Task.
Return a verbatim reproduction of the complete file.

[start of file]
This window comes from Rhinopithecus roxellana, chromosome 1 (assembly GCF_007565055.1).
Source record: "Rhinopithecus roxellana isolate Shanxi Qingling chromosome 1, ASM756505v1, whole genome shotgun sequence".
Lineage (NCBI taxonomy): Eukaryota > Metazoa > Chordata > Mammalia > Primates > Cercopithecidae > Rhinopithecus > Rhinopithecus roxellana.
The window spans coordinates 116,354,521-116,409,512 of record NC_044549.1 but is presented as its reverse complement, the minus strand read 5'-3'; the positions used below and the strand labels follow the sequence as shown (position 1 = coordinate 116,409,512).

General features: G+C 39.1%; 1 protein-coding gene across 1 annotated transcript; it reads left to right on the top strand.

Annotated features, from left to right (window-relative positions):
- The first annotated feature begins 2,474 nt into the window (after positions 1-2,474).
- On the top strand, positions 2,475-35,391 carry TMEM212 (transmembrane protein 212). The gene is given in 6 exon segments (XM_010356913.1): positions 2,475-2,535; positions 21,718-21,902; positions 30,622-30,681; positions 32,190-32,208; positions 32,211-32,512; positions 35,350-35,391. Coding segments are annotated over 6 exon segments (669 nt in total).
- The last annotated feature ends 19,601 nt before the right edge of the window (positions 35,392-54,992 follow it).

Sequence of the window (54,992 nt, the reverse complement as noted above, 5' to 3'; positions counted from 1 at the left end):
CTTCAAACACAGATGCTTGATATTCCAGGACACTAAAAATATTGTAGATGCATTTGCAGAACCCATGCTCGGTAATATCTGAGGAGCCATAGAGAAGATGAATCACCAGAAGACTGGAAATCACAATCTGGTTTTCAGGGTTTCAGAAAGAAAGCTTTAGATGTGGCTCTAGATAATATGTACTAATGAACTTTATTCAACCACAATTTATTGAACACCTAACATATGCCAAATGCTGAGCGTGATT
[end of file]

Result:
This window comes from Rhinopithecus roxellana, chromosome 1 (assembly GCF_007565055.1).
Source record: "Rhinopithecus roxellana isolate Shanxi Qingling chromosome 1, ASM756505v1, whole genome shotgun sequence".
Lineage (NCBI taxonomy): Eukaryota > Metazoa > Chordata > Mammalia > Primates > Cercopithecidae > Rhinopithecus > Rhinopithecus roxellana.
The window spans coordinates 116,354,521-116,409,512 of record NC_044549.1 but is presented as its reverse complement, the minus strand read 5'-3'; the positions used below and the strand labels follow the sequence as shown (position 1 = coordinate 116,409,512).

General features: G+C 39.1%; 1 protein-coding gene across 1 annotated transcript; it reads left to right on the top strand.

Annotated features, from left to right (window-relative positions):
- The first annotated feature begins 2,474 nt into the window (after positions 1-2,474).
- On the top strand, positions 2,475-35,391 carry TMEM212 (transmembrane protein 212). The gene is given in 6 exon segments (XM_010356913.1): positions 2,475-2,535; positions 21,718-21,902; positions 30,622-30,681; positions 32,190-32,208; positions 32,211-32,512; positions 35,350-35,391. Coding segments are annotated over 6 exon segments (669 nt in total).
- The last annotated feature ends 19,601 nt before the right edge of the window (positions 35,392-54,992 follow it).

Sequence of the window (54,992 nt, the reverse complement as noted above, 5' to 3'; positions counted from 1 at the left end):
CTTCAAACACAGATGCTTGATATTCCAGGACACTAAAAATATTGTAGATGCATTTGCAGAACCCATGCTCGGTAATATCTGAGGAGCCATAGAGAAGATGAATCACCAGAAGACTGGAAATCACAATCTGGTTTTCAGGGTTTCAGAAAGAAAGCTTTAGATGTGGCTCTAGATAATATGTACTAATGAACTTTATTCAACCACAATTTATTGAACACCTAACATATGCCAAATGCTGAGCGTGATT